Gum disease is the leading cause of tooth loss among adults. More importantly, the types of bacteria that cause infection in the mouth release toxins into the bloodstream leading to serious systemic health risks. Many studies show a link between gum disease and systemic health issues such as heart disease, stroke, diabetes and bacterial aspiration pneumonia.
One study indicates that the risk of heart disease is twice as high for individuals with severe gum disease. A study of over 800 stroke victims indicated that advanced gum disease can increase the risk of stroke by over 50% in some adults. Type II diabetics are 3 times more likely to develop gum disease and 20 times more likely if they smoke. Recent studies also confirm that gum disease disrupts gylcemic control. This means that for Type II diabetics, not only are they at risk for gum disease, gum disease also aggravates their diabetes. **
Additionally, poor oral hygiene has been shown to contribute to fatal bacterial aspiration pneumonia in hospital patients and nursing-home residents. In those settings, lack of proper oral hygiene can foster a build-up of bacteria capable of causing respiratory infections.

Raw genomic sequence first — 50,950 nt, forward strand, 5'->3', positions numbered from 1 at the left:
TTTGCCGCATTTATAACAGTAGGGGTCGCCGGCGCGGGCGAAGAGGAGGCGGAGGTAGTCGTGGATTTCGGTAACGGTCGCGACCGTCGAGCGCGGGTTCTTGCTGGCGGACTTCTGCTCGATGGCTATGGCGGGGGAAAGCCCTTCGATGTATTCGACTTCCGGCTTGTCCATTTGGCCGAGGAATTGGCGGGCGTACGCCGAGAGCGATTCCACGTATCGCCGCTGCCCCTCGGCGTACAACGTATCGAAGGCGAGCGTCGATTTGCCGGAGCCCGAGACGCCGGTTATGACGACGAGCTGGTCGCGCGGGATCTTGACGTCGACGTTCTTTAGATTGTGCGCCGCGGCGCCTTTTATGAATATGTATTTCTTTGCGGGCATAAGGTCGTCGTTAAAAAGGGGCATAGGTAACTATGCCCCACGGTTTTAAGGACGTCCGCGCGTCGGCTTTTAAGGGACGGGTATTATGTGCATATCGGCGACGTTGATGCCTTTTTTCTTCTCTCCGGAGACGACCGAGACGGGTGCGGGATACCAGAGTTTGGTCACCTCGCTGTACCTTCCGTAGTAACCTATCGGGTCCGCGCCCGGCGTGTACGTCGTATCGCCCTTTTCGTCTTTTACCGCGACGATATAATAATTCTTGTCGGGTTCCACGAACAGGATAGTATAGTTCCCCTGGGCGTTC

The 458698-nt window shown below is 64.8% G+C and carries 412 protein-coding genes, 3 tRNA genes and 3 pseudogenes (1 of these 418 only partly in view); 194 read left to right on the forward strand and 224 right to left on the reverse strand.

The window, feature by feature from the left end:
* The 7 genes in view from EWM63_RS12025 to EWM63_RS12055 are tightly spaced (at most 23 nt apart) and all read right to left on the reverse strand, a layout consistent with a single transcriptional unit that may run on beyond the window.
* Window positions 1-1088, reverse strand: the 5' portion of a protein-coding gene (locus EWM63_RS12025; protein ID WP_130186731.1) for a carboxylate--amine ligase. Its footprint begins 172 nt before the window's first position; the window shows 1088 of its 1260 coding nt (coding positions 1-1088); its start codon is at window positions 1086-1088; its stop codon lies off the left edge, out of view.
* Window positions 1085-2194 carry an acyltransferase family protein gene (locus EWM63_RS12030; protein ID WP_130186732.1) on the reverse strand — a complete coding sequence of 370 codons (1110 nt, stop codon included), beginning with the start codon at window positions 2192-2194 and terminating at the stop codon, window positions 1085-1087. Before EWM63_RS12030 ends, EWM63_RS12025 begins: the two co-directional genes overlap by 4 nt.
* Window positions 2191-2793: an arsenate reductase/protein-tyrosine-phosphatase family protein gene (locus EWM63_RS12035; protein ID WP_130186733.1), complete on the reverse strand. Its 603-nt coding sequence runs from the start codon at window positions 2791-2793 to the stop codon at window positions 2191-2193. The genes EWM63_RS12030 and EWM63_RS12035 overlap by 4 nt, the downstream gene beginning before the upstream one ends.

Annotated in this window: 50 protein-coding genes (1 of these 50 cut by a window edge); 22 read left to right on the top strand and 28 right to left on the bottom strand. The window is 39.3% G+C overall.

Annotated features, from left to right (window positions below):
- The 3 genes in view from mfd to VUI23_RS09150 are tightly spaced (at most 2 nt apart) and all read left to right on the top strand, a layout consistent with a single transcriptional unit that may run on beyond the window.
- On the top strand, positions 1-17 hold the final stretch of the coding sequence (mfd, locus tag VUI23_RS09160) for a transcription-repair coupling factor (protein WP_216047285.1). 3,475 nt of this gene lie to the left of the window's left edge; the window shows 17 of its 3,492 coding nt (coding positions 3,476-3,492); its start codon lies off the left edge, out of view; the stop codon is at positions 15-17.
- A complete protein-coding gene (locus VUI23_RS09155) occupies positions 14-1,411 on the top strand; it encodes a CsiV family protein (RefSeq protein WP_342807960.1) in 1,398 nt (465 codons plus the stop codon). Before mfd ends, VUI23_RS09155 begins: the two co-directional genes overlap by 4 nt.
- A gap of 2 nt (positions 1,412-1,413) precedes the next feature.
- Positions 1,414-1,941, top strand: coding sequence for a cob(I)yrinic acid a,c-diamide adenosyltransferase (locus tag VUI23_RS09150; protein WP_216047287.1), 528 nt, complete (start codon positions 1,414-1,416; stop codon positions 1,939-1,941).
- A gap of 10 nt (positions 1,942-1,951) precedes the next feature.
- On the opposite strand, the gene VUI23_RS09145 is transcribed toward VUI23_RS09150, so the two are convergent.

Periodontal disease and oral infections not only affect overall health but can also cause mouth pain and tooth loss which makes chewing more difficult. In short, the healthier your mouth is, the healthier you will be overall. Preventative dental hygiene therapy plays an active role in not only stabilizing but also maintaining good oral health.
Other factors affecting the oral health of elderly or those in long term care facilities include decreased manual dexterity, dry mouth from medications, decreased eye sight and mobility issues which leads to difficulty getting to a typical dental office setting.
**(Source: National Institute of Dental & Craniofacial Research and American Heart Association)